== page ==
Last Updated: Aug 23, 2013
Making money writing isn’t as easy as it once was, but it’s not impossible. Here’s a realic view of what it takes to make a living as an author.

Used to be if you were a writer there were plenty of outlets, from the local newspaper to national magazines, books, and even speeches and corporate collateral. Now it seems like there are more people with and liberal arts degrees than there are grains of sand on the proverbial beach, and all of them are willing to work for free. Makes you wonder how they , not to mention pay the rent!

Most newspapers are on a slow collapse with ad revenue drying up as a new generation moves completely online, the big magazines seem to be failing — though new ones pop up occasionally — and books? Two words: self published.

Or maybe three words: Not for profit. There are paid writing gigs out there, but it’s becoming quite tricky to find them and if you’re not plugged in, online all the time, you might just miss the opportunities.

I’ve been a professional writer for a long time, ing with my ft writing gigs fresh out of college back in the 80s. I can ll remember the “a ha!” moment when the now defun “Computer Language” magazine’s editor called me to ask if I’d write for them, and explained that they’d aually pay me for the privilege of publishing my writing. It’s amazing ll.

Then there’s book publishing. I just had lunch with a friend who’s written a series of books, seeing roughly $30-$40k advance per title. Now he’s lucky if there’s an advance at all: publishers are much more leery about inveng too much in a book because the odds of it making back a substantial amount has diminished as book sales have dropped and, simultaneously, the number of books published has skyrocketed.

So what’s a writer to do?

There are ll avenues for getting paid as a writer, but it’s definitely more work. I write a monthly column for a tech magazine, for example, and am paid roughly $0.50/word. The publication used to be a print magazine on the newsstand, but ad dollars dried up and now it’s an online only publication.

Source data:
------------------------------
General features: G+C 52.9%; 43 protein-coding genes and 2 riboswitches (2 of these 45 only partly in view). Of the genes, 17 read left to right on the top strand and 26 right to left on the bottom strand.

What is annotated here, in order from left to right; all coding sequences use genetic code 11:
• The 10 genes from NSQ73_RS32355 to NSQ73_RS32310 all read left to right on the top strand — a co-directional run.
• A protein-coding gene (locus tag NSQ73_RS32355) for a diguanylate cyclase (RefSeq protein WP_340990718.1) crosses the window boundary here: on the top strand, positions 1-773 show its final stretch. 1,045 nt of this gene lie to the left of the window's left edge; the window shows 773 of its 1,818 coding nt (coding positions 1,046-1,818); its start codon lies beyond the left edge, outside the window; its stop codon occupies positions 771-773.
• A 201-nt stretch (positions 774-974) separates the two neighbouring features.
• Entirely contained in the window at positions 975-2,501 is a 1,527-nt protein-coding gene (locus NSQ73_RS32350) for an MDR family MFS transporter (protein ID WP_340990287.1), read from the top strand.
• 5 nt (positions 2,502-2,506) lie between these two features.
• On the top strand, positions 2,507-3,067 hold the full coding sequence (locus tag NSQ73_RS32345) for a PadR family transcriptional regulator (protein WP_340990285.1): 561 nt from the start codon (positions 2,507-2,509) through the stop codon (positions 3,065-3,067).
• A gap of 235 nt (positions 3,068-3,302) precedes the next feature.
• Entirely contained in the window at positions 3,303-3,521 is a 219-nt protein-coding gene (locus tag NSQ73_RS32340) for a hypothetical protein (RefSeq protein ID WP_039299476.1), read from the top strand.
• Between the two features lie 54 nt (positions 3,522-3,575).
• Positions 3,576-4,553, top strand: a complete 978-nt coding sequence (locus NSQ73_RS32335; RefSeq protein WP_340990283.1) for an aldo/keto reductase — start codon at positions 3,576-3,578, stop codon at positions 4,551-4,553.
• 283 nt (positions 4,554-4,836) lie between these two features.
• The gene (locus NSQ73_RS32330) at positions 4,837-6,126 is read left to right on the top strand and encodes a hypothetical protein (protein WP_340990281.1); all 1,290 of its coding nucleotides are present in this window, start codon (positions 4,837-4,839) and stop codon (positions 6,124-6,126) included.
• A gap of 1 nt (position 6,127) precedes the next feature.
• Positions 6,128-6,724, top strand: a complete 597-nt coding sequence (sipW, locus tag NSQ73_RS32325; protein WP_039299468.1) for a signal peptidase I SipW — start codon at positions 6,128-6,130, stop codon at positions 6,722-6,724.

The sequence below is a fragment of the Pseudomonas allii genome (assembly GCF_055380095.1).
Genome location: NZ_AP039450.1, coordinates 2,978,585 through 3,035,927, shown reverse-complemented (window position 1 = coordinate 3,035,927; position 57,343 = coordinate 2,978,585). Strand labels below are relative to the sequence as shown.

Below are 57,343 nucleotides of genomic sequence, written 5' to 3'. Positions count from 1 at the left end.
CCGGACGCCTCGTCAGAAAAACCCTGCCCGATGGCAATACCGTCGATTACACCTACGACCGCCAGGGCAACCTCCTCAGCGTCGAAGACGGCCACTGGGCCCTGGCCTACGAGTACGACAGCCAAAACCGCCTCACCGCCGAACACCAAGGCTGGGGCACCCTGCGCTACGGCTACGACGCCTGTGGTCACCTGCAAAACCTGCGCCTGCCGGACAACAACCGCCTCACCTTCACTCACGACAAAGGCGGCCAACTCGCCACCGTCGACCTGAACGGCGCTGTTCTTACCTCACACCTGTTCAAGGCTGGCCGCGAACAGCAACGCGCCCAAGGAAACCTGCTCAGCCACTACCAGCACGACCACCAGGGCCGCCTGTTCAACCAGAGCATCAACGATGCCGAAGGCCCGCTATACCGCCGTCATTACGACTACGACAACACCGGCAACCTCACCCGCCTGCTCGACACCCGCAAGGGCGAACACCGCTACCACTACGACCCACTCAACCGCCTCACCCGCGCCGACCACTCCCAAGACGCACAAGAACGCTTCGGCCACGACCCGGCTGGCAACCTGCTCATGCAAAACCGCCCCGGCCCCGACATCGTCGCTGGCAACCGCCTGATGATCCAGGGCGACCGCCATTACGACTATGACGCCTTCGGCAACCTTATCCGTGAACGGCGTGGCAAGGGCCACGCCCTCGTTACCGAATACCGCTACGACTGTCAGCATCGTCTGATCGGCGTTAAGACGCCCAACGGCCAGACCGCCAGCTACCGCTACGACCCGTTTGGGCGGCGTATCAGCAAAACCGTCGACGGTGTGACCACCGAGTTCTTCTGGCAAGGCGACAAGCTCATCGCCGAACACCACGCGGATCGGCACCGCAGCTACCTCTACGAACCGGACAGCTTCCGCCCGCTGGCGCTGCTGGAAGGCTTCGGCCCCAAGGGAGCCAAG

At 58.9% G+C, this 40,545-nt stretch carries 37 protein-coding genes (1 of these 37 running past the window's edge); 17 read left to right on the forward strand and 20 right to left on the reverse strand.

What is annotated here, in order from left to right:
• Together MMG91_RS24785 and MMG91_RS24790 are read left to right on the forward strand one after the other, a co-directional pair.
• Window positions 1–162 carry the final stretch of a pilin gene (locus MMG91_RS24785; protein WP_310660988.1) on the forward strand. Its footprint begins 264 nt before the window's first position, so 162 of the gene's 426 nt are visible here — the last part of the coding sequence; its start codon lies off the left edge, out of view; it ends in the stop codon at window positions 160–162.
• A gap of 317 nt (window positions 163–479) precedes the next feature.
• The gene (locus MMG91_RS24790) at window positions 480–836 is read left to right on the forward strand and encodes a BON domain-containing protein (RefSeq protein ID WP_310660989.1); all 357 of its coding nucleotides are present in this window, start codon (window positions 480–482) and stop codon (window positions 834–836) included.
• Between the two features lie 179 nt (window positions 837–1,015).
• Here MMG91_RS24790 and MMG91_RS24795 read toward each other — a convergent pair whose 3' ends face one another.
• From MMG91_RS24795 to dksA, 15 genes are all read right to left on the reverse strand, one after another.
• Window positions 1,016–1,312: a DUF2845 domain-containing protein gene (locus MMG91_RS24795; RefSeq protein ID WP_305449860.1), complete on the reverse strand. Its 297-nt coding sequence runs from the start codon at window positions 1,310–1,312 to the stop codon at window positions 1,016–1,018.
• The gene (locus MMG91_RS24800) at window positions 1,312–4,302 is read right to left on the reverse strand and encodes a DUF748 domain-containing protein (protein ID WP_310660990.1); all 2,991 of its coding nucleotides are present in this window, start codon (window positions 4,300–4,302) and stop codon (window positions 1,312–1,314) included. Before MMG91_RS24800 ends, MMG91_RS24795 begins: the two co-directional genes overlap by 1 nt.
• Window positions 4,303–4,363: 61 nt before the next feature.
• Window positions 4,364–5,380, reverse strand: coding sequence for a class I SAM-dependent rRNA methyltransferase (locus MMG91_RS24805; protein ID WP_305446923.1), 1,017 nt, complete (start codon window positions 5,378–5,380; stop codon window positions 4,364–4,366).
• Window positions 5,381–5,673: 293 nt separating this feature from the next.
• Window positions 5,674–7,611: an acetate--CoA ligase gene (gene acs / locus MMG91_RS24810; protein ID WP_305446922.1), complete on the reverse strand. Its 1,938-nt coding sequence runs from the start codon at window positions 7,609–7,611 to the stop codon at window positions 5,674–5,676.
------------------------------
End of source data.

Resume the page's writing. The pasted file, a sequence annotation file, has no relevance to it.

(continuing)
It’s ll paid by ad revenue, but just as the writing has moved online, so have the ad dollars moved online simultaneously.

And that’s the of finding writing opportunities: being online and keeping aive in your field of expertise. For example, on one mailing list I’m on, someone posted that they needed a writer to update a white paper. I emailed them privately and landed the gig, about a week’s worth of research and rewriting with a nice paycheck at the end.

As every good journalist knows, stories no longer come to you. You have to go out and find them, and writing jobs are no different. You can’t just update your LinkedIn profile and wait for the opportunities to arrive in your inbox, you have to aively pursue them and negotiate the deal.

Which isn’t to say that there aren’t Web sites where you can try to find work. LinkedIn is a good place to if you have domain expertise and can identify target companies to pitch, but I find that meetings through can be quite profitable in terms of building relationships and finding work. Other places to check out include,, and, but in all those cases you’ll run into the danger of being one of a huge list of commodities, bidding based on lowest price rather than highest quality.

There are also the mainstays, like Writer’s Digest — — that has classified lings, etc. It’s more focused on fiion writing and poetry, and it’s crazy hard to earn money as a fiion writer nowadays with the millions of stories published online every year, but WD is another avenue, including the magazine’s industry tome “2013 Writer’s Market”.

Finally, you can also make money by publishing your writing for free.


Move into the publishing and you can work towards having an ad-supported Web site or blog where you write to your ’s content, work on marketing your site to gain traffic, then include adverts through ad networks like Google AdSense, Kontera, Chitika, and many other ad networks.

It’s unlikely to generation millions, but $1000 or more annually can be attained with relatively little work, and you don’t have to work with cranky editors!

However you seek to generate revenue as a writer, I wish you good luck and encourage you to write, write, write. That’s the secret to making money as a writer.

Dave Taylor has been a professional writer for over 30 years, has written 21 books for major publishers, appea in thousands of newspapers and magazines, and currently writes a monthly column for Linux Journal, bi-weekly column for the Boulder Daily Camera newspaper, and publishes daily content on his own ad-supported site, along with his her’s rights advocacy site You can find him online at


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